I’ve worried about what historians would think about Writing with Scissors, since it’s about materials that historians so often use. James Adams’s review on H-Net picks up on just that issue.
Garvey presents an elegant argument that actually shifts the reader’s paradigm…. Hers is an argument that, with only a few minor philosophical quibbles, forces us to reexamine our opinions toward the aggregation of information during the age of the newspaper, the concept of the author, and the hegemonic nature of cultural history.
A theme that runs through Writing with Scissors is that of agency. This, perhaps, is the work’s greatest strength. By detailing the methods scrapbookers used to retain information, the way that marginalized peoples used scrapbooks to author an alternate historical narrative, and the evolution of data management, Garvey reminds us that the past is not merely a collection of sterile, once-removed factoids stored away in wait of a scholar to unearth and examine them. Rather, the past consists of people acting. Individuals created scrapbooks, culling a wide assortment of periodicals in order to remind themselves (or, perhaps, to show those in the future) what issues in particular were of great import to them. If viewed in this manner the scrapbook transcends its humble beginnings and its “scrappy” nature, becoming an intensely personal letter from an individual long past who wishes to speak to us in the present. Facts are merely facts, but the scrapbook reminds us that those facts were generated by living human beings existing in a particular time and place, and subsequently judged by an individual as worthy of retention. If viewed in this manner, the scrapbook becomes more than ephemera gathering dust in an archive and instead becomes a valued historical source.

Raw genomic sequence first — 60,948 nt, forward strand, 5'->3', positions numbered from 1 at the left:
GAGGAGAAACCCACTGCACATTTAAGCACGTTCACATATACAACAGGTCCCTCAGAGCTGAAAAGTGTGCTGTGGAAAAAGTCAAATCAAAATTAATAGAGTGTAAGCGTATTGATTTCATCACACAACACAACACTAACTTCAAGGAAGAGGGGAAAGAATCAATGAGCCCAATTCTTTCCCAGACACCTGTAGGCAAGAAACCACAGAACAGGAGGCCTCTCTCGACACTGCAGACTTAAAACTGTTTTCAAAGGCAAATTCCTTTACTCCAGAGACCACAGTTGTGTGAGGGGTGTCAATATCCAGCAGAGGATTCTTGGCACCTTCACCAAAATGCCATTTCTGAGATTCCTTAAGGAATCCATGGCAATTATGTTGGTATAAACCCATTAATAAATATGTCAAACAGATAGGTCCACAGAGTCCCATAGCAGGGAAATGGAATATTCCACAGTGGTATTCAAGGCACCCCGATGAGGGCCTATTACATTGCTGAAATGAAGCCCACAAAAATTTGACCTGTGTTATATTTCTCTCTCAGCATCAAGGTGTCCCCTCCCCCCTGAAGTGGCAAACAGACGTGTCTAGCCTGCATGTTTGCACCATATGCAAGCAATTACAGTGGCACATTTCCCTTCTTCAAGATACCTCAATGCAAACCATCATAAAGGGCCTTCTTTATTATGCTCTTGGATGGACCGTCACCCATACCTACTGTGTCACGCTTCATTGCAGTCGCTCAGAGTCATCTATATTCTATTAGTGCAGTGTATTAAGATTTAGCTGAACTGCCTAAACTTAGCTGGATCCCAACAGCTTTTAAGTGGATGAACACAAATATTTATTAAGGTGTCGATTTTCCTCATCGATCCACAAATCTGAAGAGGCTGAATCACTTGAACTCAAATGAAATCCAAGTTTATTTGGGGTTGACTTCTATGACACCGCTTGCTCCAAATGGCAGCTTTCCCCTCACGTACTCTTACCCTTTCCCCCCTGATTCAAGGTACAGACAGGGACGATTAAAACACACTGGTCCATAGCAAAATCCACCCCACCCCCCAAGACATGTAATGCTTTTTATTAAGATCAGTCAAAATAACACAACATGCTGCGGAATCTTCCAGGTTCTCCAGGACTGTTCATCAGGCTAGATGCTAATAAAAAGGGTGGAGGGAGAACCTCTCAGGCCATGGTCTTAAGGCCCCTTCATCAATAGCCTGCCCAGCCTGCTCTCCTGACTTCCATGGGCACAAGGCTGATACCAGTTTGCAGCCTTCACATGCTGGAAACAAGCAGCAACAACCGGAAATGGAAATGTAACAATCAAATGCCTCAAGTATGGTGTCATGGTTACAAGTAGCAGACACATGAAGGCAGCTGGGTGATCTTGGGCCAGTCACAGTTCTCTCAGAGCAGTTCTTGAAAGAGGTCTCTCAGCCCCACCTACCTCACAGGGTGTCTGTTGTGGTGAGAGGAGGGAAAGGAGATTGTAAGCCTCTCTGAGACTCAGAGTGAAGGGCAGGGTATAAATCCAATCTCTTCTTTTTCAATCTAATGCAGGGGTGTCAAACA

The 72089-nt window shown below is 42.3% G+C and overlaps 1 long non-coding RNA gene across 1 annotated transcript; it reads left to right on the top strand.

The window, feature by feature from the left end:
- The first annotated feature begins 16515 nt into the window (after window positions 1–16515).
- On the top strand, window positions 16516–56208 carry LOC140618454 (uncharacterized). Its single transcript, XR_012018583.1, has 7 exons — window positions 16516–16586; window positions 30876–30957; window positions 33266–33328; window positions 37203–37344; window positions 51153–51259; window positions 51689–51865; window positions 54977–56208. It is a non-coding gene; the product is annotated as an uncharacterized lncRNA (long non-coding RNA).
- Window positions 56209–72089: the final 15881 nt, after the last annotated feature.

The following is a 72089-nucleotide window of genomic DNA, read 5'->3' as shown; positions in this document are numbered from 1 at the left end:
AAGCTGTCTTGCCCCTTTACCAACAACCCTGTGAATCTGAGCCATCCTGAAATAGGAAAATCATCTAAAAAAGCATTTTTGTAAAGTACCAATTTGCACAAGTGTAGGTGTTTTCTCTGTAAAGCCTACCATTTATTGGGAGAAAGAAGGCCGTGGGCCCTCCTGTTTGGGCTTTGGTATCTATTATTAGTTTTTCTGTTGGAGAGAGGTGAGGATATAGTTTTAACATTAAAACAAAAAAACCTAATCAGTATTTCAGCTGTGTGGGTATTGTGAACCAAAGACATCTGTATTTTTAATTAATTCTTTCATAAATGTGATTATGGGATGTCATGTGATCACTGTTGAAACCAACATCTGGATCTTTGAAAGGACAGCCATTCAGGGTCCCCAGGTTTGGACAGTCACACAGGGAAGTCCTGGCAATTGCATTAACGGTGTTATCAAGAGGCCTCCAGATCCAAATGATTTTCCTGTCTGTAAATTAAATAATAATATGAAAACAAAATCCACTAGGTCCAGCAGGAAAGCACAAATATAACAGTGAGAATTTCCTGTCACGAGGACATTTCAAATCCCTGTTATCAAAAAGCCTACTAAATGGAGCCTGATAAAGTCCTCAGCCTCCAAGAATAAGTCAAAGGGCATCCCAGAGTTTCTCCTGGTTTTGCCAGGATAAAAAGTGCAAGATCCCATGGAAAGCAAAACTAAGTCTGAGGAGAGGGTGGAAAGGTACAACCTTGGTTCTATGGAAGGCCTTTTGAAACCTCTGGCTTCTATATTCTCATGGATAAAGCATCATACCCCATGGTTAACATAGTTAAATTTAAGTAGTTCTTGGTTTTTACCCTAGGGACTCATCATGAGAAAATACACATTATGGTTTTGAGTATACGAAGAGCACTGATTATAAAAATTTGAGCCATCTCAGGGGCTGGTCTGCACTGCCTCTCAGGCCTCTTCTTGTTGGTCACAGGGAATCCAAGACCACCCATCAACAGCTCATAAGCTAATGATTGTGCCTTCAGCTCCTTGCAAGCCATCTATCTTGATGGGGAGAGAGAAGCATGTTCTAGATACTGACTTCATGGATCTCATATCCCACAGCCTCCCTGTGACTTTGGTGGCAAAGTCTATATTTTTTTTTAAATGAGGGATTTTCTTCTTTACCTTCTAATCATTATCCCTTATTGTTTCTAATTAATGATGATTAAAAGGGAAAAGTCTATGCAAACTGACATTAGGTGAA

I’m so grateful that Writing with Scissors has been welcomed by attentive readers!